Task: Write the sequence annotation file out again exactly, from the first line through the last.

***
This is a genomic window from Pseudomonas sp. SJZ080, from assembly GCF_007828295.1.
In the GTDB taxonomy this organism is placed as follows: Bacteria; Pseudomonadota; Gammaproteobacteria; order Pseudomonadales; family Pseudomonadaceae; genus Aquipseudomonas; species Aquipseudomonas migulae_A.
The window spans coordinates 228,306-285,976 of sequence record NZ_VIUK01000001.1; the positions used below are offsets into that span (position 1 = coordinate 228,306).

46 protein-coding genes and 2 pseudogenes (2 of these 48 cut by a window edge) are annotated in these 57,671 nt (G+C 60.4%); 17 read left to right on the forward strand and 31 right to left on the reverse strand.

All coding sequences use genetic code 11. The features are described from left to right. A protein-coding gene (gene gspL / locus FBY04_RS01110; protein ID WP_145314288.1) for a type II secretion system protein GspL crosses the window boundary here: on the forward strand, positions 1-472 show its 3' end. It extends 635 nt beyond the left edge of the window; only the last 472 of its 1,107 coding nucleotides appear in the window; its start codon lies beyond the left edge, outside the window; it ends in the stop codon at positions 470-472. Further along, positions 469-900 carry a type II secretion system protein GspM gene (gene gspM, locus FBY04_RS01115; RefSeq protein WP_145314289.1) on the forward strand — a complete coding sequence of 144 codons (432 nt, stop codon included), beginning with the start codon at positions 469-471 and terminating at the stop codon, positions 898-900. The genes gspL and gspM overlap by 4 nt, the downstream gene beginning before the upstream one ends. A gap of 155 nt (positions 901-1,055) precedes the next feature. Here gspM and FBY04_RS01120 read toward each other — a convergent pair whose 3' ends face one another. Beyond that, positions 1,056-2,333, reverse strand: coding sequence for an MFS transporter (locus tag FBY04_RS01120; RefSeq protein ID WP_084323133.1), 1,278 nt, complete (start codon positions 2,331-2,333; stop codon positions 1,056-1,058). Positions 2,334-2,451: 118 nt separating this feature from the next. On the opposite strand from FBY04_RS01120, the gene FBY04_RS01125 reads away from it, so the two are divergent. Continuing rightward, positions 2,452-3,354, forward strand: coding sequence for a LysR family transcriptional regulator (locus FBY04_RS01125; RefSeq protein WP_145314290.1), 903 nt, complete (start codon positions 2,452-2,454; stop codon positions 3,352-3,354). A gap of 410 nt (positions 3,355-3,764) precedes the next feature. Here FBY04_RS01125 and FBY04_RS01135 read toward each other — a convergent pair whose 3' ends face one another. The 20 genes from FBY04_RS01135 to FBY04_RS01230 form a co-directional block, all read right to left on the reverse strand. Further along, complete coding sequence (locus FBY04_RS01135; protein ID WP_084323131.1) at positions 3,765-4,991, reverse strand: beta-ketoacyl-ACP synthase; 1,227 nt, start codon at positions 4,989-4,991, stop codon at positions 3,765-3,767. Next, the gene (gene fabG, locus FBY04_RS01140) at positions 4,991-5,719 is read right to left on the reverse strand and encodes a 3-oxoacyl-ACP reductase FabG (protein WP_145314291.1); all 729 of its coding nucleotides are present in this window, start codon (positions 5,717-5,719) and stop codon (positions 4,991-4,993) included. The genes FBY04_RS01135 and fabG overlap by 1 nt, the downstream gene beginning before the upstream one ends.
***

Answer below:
This is a genomic window from Pseudomonas sp. SJZ080, from assembly GCF_007828295.1.
In the GTDB taxonomy this organism is placed as follows: Bacteria; Pseudomonadota; Gammaproteobacteria; order Pseudomonadales; family Pseudomonadaceae; genus Aquipseudomonas; species Aquipseudomonas migulae_A.
The window spans coordinates 228,306-285,976 of sequence record NZ_VIUK01000001.1; the positions used below are offsets into that span (position 1 = coordinate 228,306).

46 protein-coding genes and 2 pseudogenes (2 of these 48 cut by a window edge) are annotated in these 57,671 nt (G+C 60.4%); 17 read left to right on the forward strand and 31 right to left on the reverse strand.

All coding sequences use genetic code 11. The features are described from left to right. A protein-coding gene (gene gspL / locus FBY04_RS01110; protein ID WP_145314288.1) for a type II secretion system protein GspL crosses the window boundary here: on the forward strand, positions 1-472 show its 3' end. It extends 635 nt beyond the left edge of the window; only the last 472 of its 1,107 coding nucleotides appear in the window; its start codon lies beyond the left edge, outside the window; it ends in the stop codon at positions 470-472. Further along, positions 469-900 carry a type II secretion system protein GspM gene (gene gspM, locus FBY04_RS01115; RefSeq protein WP_145314289.1) on the forward strand — a complete coding sequence of 144 codons (432 nt, stop codon included), beginning with the start codon at positions 469-471 and terminating at the stop codon, positions 898-900. The genes gspL and gspM overlap by 4 nt, the downstream gene beginning before the upstream one ends. A gap of 155 nt (positions 901-1,055) precedes the next feature. Here gspM and FBY04_RS01120 read toward each other — a convergent pair whose 3' ends face one another. Beyond that, positions 1,056-2,333, reverse strand: coding sequence for an MFS transporter (locus tag FBY04_RS01120; RefSeq protein ID WP_084323133.1), 1,278 nt, complete (start codon positions 2,331-2,333; stop codon positions 1,056-1,058). Positions 2,334-2,451: 118 nt separating this feature from the next. On the opposite strand from FBY04_RS01120, the gene FBY04_RS01125 reads away from it, so the two are divergent. Continuing rightward, positions 2,452-3,354, forward strand: coding sequence for a LysR family transcriptional regulator (locus FBY04_RS01125; RefSeq protein WP_145314290.1), 903 nt, complete (start codon positions 2,452-2,454; stop codon positions 3,352-3,354). A gap of 410 nt (positions 3,355-3,764) precedes the next feature. Here FBY04_RS01125 and FBY04_RS01135 read toward each other — a convergent pair whose 3' ends face one another. The 20 genes from FBY04_RS01135 to FBY04_RS01230 form a co-directional block, all read right to left on the reverse strand. Further along, complete coding sequence (locus FBY04_RS01135; protein ID WP_084323131.1) at positions 3,765-4,991, reverse strand: beta-ketoacyl-ACP synthase; 1,227 nt, start codon at positions 4,989-4,991, stop codon at positions 3,765-3,767. Next, the gene (gene fabG, locus FBY04_RS01140) at positions 4,991-5,719 is read right to left on the reverse strand and encodes a 3-oxoacyl-ACP reductase FabG (protein WP_145314291.1); all 729 of its coding nucleotides are present in this window, start codon (positions 5,717-5,719) and stop codon (positions 4,991-4,993) included. The genes FBY04_RS01135 and fabG overlap by 1 nt, the downstream gene beginning before the upstream one ends.